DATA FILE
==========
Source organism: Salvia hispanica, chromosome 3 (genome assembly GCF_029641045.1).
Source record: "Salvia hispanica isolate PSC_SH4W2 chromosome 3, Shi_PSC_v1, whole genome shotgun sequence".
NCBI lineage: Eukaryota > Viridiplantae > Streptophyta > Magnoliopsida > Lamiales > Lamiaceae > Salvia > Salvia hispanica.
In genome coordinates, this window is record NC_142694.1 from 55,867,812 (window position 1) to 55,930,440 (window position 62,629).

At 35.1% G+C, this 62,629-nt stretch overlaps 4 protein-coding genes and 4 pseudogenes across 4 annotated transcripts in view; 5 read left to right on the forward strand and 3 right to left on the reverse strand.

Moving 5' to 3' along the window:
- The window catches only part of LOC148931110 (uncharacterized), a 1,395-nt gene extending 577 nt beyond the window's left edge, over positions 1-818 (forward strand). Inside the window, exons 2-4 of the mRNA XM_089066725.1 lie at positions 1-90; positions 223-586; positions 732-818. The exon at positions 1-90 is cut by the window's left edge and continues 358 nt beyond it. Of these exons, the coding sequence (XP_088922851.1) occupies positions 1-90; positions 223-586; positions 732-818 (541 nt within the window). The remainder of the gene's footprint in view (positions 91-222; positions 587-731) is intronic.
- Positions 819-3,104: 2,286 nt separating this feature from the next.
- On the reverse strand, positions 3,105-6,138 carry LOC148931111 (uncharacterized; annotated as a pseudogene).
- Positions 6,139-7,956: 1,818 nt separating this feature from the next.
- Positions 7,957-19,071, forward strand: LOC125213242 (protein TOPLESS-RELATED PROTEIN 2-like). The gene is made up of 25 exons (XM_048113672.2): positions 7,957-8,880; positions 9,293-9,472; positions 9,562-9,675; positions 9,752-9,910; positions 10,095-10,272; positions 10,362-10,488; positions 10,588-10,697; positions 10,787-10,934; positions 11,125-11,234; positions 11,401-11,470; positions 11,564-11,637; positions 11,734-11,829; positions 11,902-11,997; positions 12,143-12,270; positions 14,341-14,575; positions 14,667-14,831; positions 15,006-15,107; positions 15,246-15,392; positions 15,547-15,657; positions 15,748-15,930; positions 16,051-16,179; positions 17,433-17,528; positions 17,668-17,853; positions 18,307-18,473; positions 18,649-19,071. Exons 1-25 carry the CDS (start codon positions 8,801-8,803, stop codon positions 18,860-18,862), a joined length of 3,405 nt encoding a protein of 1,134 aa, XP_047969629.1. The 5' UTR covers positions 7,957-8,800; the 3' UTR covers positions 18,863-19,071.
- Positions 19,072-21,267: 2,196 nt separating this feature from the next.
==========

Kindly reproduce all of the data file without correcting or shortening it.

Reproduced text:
Source organism: Salvia hispanica, chromosome 3 (genome assembly GCF_029641045.1).
Source record: "Salvia hispanica isolate PSC_SH4W2 chromosome 3, Shi_PSC_v1, whole genome shotgun sequence".
NCBI lineage: Eukaryota > Viridiplantae > Streptophyta > Magnoliopsida > Lamiales > Lamiaceae > Salvia > Salvia hispanica.
In genome coordinates, this window is record NC_142694.1 from 55,867,812 (window position 1) to 55,930,440 (window position 62,629).

At 35.1% G+C, this 62,629-nt stretch overlaps 4 protein-coding genes and 4 pseudogenes across 4 annotated transcripts in view; 5 read left to right on the forward strand and 3 right to left on the reverse strand.

Moving 5' to 3' along the window:
- The window catches only part of LOC148931110 (uncharacterized), a 1,395-nt gene extending 577 nt beyond the window's left edge, over positions 1-818 (forward strand). Inside the window, exons 2-4 of the mRNA XM_089066725.1 lie at positions 1-90; positions 223-586; positions 732-818. The exon at positions 1-90 is cut by the window's left edge and continues 358 nt beyond it. Of these exons, the coding sequence (XP_088922851.1) occupies positions 1-90; positions 223-586; positions 732-818 (541 nt within the window). The remainder of the gene's footprint in view (positions 91-222; positions 587-731) is intronic.
- Positions 819-3,104: 2,286 nt separating this feature from the next.
- On the reverse strand, positions 3,105-6,138 carry LOC148931111 (uncharacterized; annotated as a pseudogene).
- Positions 6,139-7,956: 1,818 nt separating this feature from the next.
- Positions 7,957-19,071, forward strand: LOC125213242 (protein TOPLESS-RELATED PROTEIN 2-like). The gene is made up of 25 exons (XM_048113672.2): positions 7,957-8,880; positions 9,293-9,472; positions 9,562-9,675; positions 9,752-9,910; positions 10,095-10,272; positions 10,362-10,488; positions 10,588-10,697; positions 10,787-10,934; positions 11,125-11,234; positions 11,401-11,470; positions 11,564-11,637; positions 11,734-11,829; positions 11,902-11,997; positions 12,143-12,270; positions 14,341-14,575; positions 14,667-14,831; positions 15,006-15,107; positions 15,246-15,392; positions 15,547-15,657; positions 15,748-15,930; positions 16,051-16,179; positions 17,433-17,528; positions 17,668-17,853; positions 18,307-18,473; positions 18,649-19,071. Exons 1-25 carry the CDS (start codon positions 8,801-8,803, stop codon positions 18,860-18,862), a joined length of 3,405 nt encoding a protein of 1,134 aa, XP_047969629.1. The 5' UTR covers positions 7,957-8,800; the 3' UTR covers positions 18,863-19,071.
- Positions 19,072-21,267: 2,196 nt separating this feature from the next.